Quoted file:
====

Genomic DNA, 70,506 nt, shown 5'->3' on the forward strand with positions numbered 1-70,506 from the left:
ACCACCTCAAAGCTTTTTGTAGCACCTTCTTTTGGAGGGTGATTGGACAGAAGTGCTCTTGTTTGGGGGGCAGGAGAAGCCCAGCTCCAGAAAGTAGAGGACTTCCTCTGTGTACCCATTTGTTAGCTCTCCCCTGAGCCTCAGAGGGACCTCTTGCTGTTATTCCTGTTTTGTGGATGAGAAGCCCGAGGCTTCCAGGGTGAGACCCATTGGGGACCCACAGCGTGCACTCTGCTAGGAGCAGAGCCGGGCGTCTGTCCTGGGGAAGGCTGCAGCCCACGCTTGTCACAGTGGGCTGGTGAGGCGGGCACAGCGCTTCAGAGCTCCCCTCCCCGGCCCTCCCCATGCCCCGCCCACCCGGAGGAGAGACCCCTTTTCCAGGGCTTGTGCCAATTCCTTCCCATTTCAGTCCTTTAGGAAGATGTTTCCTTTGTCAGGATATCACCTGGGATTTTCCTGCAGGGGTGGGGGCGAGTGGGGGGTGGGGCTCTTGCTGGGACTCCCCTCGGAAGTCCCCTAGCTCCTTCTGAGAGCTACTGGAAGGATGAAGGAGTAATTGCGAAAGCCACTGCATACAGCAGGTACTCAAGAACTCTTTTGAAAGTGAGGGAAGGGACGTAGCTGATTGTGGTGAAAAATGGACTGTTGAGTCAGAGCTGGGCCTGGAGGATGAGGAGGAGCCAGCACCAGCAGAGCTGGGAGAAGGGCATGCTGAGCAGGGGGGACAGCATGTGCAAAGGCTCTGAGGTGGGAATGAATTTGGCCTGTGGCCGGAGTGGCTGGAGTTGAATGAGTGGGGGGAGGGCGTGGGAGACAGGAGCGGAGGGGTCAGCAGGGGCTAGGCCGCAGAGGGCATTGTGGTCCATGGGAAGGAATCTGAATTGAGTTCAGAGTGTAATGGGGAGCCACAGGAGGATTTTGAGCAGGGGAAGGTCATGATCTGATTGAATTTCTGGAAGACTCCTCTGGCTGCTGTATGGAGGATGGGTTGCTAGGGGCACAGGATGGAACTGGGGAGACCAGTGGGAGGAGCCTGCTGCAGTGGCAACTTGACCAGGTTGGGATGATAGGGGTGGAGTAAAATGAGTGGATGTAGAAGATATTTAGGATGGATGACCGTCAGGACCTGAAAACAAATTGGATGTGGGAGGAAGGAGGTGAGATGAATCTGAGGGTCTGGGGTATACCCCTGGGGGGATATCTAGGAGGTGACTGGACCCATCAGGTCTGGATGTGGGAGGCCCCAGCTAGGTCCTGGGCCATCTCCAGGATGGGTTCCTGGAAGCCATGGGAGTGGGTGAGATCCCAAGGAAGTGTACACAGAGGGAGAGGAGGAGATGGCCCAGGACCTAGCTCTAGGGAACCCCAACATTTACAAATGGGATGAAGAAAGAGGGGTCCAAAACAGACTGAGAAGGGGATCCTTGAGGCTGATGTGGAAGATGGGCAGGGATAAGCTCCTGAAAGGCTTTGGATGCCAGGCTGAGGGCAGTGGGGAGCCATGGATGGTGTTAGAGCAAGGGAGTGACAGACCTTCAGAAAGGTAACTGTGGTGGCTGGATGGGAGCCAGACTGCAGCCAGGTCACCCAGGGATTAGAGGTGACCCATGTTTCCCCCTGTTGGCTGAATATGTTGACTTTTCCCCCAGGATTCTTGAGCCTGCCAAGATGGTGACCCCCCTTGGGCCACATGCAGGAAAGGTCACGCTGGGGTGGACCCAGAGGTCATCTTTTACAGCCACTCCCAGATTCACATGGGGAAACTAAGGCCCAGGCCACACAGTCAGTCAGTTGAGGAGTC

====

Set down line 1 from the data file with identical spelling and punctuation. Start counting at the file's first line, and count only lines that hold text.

Genomic DNA, 70,506 nt, shown 5'->3' on the forward strand with positions numbered 1-70,506 from the left: